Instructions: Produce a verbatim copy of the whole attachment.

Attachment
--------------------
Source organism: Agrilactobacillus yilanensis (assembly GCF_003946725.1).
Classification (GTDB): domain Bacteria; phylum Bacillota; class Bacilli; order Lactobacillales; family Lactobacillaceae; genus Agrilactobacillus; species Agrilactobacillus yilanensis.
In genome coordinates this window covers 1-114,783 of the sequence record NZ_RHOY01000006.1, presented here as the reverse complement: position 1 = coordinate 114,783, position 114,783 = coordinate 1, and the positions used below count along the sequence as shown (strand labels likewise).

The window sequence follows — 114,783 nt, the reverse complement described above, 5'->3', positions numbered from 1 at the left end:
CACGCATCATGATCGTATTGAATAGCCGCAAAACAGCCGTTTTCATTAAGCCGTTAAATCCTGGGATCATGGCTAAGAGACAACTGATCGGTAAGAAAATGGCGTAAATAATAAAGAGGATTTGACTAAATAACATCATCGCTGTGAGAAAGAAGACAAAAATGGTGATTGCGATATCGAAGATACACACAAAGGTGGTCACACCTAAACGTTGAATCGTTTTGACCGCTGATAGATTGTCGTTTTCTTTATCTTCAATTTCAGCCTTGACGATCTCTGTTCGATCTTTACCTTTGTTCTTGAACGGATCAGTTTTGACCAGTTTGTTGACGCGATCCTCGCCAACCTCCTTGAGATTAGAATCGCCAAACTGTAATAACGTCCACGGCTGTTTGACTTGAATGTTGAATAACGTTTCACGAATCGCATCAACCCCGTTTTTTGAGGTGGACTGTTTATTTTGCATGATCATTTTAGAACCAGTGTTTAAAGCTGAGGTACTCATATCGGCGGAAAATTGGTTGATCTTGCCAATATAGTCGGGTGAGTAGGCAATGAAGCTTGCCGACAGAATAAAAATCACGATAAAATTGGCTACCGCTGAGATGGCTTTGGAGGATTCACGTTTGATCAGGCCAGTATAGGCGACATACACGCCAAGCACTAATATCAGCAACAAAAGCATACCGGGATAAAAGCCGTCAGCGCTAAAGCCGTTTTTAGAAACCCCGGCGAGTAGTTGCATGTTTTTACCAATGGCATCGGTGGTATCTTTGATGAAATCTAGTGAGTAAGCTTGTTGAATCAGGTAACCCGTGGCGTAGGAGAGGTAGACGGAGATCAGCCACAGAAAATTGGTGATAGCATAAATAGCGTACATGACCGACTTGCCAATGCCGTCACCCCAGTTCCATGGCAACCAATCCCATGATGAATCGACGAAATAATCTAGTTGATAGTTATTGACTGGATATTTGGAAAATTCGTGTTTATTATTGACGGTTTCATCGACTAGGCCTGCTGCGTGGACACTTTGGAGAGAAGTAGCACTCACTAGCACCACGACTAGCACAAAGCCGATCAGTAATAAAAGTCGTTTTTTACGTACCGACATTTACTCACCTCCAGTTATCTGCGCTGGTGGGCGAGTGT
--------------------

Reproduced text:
Source organism: Agrilactobacillus yilanensis (assembly GCF_003946725.1).
Classification (GTDB): domain Bacteria; phylum Bacillota; class Bacilli; order Lactobacillales; family Lactobacillaceae; genus Agrilactobacillus; species Agrilactobacillus yilanensis.
In genome coordinates this window covers 1-114,783 of the sequence record NZ_RHOY01000006.1, presented here as the reverse complement: position 1 = coordinate 114,783, position 114,783 = coordinate 1, and the positions used below count along the sequence as shown (strand labels likewise).

The window sequence follows — 114,783 nt, the reverse complement described above, 5'->3', positions numbered from 1 at the left end:
CACGCATCATGATCGTATTGAATAGCCGCAAAACAGCCGTTTTCATTAAGCCGTTAAATCCTGGGATCATGGCTAAGAGACAACTGATCGGTAAGAAAATGGCGTAAATAATAAAGAGGATTTGACTAAATAACATCATCGCTGTGAGAAAGAAGACAAAAATGGTGATTGCGATATCGAAGATACACACAAAGGTGGTCACACCTAAACGTTGAATCGTTTTGACCGCTGATAGATTGTCGTTTTCTTTATCTTCAATTTCAGCCTTGACGATCTCTGTTCGATCTTTACCTTTGTTCTTGAACGGATCAGTTTTGACCAGTTTGTTGACGCGATCCTCGCCAACCTCCTTGAGATTAGAATCGCCAAACTGTAATAACGTCCACGGCTGTTTGACTTGAATGTTGAATAACGTTTCACGAATCGCATCAACCCCGTTTTTTGAGGTGGACTGTTTATTTTGCATGATCATTTTAGAACCAGTGTTTAAAGCTGAGGTACTCATATCGGCGGAAAATTGGTTGATCTTGCCAATATAGTCGGGTGAGTAGGCAATGAAGCTTGCCGACAGAATAAAAATCACGATAAAATTGGCTACCGCTGAGATGGCTTTGGAGGATTCACGTTTGATCAGGCCAGTATAGGCGACATACACGCCAAGCACTAATATCAGCAACAAAAGCATACCGGGATAAAAGCCGTCAGCGCTAAAGCCGTTTTTAGAAACCCCGGCGAGTAGTTGCATGTTTTTACCAATGGCATCGGTGGTATCTTTGATGAAATCTAGTGAGTAAGCTTGTTGAATCAGGTAACCCGTGGCGTAGGAGAGGTAGACGGAGATCAGCCACAGAAAATTGGTGATAGCATAAATAGCGTACATGACCGACTTGCCAATGCCGTCACCCCAGTTCCATGGCAACCAATCCCATGATGAATCGACGAAATAATCTAGTTGATAGTTATTGACTGGATATTTGGAAAATTCGTGTTTATTATTGACGGTTTCATCGACTAGGCCTGCTGCGTGGACACTTTGGAGAGAAGTAGCACTCACTAGCACCACGACTAGCACAAAGCCGATCAGTAATAAAAGTCGTTTTTTACGTACCGACATTTACTCACCTCCAGTTATCTGCGCTGGTGGGCGAGTGT